Posted on 05/07/2013
If there's one thing that parents can count on children to do in their rooms, it's plopping down on the floor to build things, crawl through makeshift "tents" or just cozy up to a corner and settle onto a pillow to read a book.
As a result, the floor is a pretty important part of a child's room. Having warm floors then becomes a priority when trying to make a kid's retreat as comfortable as possible. With radiant floor heating, homeowners are assured that the heat in their children's rooms will be just the right temperature for days spent sprawled on the floor enjoying games and fun times with their friends.
Along with that comfort, an ideal place for children to call their own includes their favorite colors, a soft area rug, plenty of pillows and durable furniture on which they can relax and play.
To design a space that appeals to a child's sense of whimsy, FrugallyMinded.com recommends painting old furniture in different colors as the child grows and their room decor changes.
Lampshades can be painted in a matching hue, with stickers or decals in the theme chosen for the room. Soft furnishings, including bed linens, canopies and decorative pillows, in reversible fabrics can be switched over periodically.
Focus on interests
Nothing is more inspiring than the art wall chosen for a youngster's room. It can create a focal point, reflect special interests and show their personality in a way that few other decorating techniques can.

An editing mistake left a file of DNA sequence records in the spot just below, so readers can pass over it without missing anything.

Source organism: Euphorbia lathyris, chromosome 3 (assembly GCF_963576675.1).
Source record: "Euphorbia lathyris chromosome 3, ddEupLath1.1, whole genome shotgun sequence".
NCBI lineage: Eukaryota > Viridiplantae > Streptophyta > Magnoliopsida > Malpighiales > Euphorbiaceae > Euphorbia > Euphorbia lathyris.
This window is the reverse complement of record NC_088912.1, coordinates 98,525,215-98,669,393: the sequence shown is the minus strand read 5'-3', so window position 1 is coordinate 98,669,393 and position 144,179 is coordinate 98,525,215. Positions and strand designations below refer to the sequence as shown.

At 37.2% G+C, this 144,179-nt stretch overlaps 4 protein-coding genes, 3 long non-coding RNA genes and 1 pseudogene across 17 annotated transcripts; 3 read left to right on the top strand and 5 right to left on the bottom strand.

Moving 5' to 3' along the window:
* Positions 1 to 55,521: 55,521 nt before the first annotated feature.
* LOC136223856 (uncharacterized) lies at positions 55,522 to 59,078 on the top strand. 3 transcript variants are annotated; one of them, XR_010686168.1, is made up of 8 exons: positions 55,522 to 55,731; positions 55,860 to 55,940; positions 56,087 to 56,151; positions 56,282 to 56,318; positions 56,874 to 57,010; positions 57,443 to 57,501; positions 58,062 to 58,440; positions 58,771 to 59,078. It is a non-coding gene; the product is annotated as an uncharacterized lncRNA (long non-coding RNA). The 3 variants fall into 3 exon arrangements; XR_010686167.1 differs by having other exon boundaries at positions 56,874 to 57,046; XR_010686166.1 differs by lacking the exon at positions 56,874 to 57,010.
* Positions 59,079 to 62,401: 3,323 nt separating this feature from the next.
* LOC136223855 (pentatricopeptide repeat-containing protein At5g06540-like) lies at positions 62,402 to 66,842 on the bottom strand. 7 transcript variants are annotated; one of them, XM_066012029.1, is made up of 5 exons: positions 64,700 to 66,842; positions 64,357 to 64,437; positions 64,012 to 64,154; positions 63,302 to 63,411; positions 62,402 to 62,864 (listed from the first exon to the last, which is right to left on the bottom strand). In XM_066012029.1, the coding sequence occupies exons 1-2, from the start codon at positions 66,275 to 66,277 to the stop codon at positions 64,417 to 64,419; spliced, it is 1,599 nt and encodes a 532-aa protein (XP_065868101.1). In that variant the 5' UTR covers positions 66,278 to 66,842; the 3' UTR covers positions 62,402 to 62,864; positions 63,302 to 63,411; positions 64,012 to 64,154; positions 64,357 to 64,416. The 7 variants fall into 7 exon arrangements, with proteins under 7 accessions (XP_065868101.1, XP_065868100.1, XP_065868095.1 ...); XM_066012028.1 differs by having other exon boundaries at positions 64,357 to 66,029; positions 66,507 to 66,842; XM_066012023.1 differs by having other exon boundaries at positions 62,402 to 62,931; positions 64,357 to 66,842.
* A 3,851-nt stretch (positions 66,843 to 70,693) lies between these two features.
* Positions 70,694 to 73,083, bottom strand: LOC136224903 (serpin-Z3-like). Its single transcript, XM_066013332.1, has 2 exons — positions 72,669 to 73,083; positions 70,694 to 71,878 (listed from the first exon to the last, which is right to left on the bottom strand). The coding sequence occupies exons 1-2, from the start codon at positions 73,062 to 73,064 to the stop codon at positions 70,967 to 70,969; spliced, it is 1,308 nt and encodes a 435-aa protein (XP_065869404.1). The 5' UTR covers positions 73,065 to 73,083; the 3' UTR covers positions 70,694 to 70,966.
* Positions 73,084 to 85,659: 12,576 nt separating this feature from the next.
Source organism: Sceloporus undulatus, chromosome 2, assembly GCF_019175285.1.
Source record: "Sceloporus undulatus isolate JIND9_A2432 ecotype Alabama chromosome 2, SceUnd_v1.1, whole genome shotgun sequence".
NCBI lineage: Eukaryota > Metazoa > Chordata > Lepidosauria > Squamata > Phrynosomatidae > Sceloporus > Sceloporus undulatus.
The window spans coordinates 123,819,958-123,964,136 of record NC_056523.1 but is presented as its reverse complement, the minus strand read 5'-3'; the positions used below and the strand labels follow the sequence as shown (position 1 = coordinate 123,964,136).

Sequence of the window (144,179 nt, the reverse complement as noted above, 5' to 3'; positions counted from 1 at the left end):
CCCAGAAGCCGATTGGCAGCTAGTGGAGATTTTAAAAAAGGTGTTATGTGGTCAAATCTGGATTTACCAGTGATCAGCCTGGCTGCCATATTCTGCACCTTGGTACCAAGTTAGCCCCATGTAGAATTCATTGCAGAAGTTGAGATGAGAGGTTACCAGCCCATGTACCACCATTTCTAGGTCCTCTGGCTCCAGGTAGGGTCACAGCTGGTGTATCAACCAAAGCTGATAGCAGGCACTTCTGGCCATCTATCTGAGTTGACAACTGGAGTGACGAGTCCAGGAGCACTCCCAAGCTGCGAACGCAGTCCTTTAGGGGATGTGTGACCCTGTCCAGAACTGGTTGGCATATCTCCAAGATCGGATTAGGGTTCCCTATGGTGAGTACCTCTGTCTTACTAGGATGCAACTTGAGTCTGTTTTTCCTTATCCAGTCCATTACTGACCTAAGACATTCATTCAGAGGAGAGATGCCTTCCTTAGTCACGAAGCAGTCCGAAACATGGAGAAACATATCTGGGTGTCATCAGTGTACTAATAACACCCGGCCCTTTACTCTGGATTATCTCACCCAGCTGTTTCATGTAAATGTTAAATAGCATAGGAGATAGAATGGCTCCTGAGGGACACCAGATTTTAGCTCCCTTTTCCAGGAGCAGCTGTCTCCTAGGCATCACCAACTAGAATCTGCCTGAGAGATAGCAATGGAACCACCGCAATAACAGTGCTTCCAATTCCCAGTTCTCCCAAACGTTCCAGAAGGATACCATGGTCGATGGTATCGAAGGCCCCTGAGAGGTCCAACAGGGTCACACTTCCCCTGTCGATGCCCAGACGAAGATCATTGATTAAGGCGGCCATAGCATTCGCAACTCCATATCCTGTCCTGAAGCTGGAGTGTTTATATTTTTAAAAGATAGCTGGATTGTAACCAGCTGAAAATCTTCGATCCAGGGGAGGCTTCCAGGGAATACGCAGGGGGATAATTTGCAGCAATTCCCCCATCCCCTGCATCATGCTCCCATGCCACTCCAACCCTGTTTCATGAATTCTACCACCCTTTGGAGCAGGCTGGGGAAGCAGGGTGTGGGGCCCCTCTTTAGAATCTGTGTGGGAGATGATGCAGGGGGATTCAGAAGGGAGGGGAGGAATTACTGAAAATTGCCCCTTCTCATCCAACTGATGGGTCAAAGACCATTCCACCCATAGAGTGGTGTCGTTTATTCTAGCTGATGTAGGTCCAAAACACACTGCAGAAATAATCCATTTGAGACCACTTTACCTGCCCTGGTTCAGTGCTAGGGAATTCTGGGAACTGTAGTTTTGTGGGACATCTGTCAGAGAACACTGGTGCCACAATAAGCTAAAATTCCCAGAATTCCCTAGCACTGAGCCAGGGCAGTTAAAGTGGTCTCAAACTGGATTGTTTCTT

Parents should look to their children's interests when searching for a decorative border or art work to display. There are plenty of wall stickers available in favorite children's characters, from princesses to dinosaurs. But if a child has an interest that doesn't fall into those general categories, stencils can be used to design one-of-a-kind decor.
If the children are old enough, they may be able to contribute the art work themselves. Inexpensive poster board provides a blank canvas for youngsters to paint their favorite characters.
Change over time
Choose a decorating scheme that can be easily replaced when children outgrow it. Or pick a theme that can be changed into progressively more mature images and art styles as children get older, according to ImprovingYourWorld.com.
For instance, children's magazines provide plenty of nature and animal photos, often in vibrant colors. Allow children to pick their favorites and help them create a theme-based collage.
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